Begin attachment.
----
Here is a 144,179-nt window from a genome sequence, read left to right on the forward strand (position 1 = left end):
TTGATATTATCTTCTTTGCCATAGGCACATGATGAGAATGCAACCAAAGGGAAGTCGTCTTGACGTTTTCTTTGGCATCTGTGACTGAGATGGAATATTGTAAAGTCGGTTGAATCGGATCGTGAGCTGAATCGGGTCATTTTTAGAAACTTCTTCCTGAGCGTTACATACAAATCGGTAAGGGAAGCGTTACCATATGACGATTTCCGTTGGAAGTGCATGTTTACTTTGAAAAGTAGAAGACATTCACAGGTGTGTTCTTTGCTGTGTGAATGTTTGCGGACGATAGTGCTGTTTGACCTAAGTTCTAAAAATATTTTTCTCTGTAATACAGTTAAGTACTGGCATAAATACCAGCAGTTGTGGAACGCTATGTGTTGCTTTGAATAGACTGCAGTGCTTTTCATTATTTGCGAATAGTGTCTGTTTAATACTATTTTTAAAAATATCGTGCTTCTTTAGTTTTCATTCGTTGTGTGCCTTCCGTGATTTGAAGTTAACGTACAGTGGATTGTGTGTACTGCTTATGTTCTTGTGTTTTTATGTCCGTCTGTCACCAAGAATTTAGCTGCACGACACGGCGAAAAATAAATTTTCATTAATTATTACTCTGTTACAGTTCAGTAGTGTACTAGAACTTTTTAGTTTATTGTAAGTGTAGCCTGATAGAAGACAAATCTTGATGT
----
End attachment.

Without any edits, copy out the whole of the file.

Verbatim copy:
Here is a 144,179-nt window from a genome sequence, read left to right on the forward strand (position 1 = left end):
TTGATATTATCTTCTTTGCCATAGGCACATGATGAGAATGCAACCAAAGGGAAGTCGTCTTGACGTTTTCTTTGGCATCTGTGACTGAGATGGAATATTGTAAAGTCGGTTGAATCGGATCGTGAGCTGAATCGGGTCATTTTTAGAAACTTCTTCCTGAGCGTTACATACAAATCGGTAAGGGAAGCGTTACCATATGACGATTTCCGTTGGAAGTGCATGTTTACTTTGAAAAGTAGAAGACATTCACAGGTGTGTTCTTTGCTGTGTGAATGTTTGCGGACGATAGTGCTGTTTGACCTAAGTTCTAAAAATATTTTTCTCTGTAATACAGTTAAGTACTGGCATAAATACCAGCAGTTGTGGAACGCTATGTGTTGCTTTGAATAGACTGCAGTGCTTTTCATTATTTGCGAATAGTGTCTGTTTAATACTATTTTTAAAAATATCGTGCTTCTTTAGTTTTCATTCGTTGTGTGCCTTCCGTGATTTGAAGTTAACGTACAGTGGATTGTGTGTACTGCTTATGTTCTTGTGTTTTTATGTCCGTCTGTCACCAAGAATTTAGCTGCACGACACGGCGAAAAATAAATTTTCATTAATTATTACTCTGTTACAGTTCAGTAGTGTACTAGAACTTTTTAGTTTATTGTAAGTGTAGCCTGATAGAAGACAAATCTTGATGT